Joining the Fight Against Fake News

Have you ever seen a news story or viral meme on social media that turned out to be false? We all have, right? Here’s a more uncomfortable question: have you ever shared stories online, only to discover later that they weren’t true? Unfortunately, most of us have done that too. That’s why DPL Reference Services has put together a class called How to Spot Fake News, to give our customers tricks and tools for looking at websites, news articles, and their crazy uncle’s emails with a more critical eye. We had our first class on August 1st, and we hope to offer more in the future.

We decided to offer this class because fake news has become a big problem. It’s getting harder to tell what news sources can be trusted, and even the term “fake news” has been weaponized, with politicians and pundits using it to describe real news stories they simply don’t like. So, how do we decide what’s real and what isn’t? And just how do we define “fake news” in a way that the term doesn’t lose all meaning?

That’s something librarians have been talking about a lot lately, because part of our job is to evaluate information sources to determine how reliable they are--and to help our customers do the same. Recently IFLA, the International Federation of Library Associations, put together a great infographic with tips for spotting fake and misleading news. It’s based on an article by FactCheck.org, one of the most respected fact-checking websites. Here at DPL, we’ve used these and many other sources to design our class.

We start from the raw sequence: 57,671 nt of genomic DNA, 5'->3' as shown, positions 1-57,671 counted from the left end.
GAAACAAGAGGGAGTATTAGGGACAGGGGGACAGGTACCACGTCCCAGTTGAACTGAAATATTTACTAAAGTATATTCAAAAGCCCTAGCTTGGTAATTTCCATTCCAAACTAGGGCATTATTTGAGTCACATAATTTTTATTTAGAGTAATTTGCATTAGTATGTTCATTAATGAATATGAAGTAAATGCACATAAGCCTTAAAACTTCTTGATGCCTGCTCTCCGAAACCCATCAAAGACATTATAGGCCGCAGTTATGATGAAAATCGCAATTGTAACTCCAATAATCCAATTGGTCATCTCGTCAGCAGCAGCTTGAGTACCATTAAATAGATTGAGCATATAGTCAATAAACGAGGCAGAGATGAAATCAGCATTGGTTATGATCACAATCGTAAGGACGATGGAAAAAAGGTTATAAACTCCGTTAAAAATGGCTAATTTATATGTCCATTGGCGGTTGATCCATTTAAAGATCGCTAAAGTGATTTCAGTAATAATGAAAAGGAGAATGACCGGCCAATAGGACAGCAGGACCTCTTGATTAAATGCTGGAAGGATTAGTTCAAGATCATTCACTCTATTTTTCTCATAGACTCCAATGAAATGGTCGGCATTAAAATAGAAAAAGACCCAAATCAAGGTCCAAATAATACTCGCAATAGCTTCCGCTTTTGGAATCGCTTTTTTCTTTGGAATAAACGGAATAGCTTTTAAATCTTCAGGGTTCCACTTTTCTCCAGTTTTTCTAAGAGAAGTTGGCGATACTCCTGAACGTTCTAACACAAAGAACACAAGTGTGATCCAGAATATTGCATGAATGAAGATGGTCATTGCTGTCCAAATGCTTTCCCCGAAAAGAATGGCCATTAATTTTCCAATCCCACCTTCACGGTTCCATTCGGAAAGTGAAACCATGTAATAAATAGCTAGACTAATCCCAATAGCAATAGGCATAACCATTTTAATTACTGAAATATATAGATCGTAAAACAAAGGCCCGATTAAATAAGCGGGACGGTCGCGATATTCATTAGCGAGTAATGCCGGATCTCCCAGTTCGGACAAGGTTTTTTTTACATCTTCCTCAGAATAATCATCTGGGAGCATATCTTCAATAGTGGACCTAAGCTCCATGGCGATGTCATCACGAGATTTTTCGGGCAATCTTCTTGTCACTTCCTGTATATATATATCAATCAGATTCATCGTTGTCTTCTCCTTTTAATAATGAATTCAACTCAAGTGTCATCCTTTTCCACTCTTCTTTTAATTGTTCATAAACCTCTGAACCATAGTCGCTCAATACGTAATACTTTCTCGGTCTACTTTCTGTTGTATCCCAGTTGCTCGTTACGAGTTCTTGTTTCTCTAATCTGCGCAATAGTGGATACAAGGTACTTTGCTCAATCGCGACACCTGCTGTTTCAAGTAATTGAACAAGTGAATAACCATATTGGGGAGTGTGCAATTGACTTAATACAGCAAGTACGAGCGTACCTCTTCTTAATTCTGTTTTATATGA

Fake news and other misinformation spreads because people share it without realizing what it is. That means the only way to stop it is to learn to spot it, so we can stop it in its tracks instead of helping it spread. It’s up to all of us! Watch the Research News blog for future posts about fighting the fake news epidemic.

Got questions? Ask Us or call Reference at 720.865.1363.

Written by Ross on July 28, 2017

Comments

Khadija on August 13, 2017

Comment

You missed two very important points:
1. Is the news media paid by corporations, government, especially, pro war entity, individual, or think tank.
2. Does the Journalist or writer have history of consistency?

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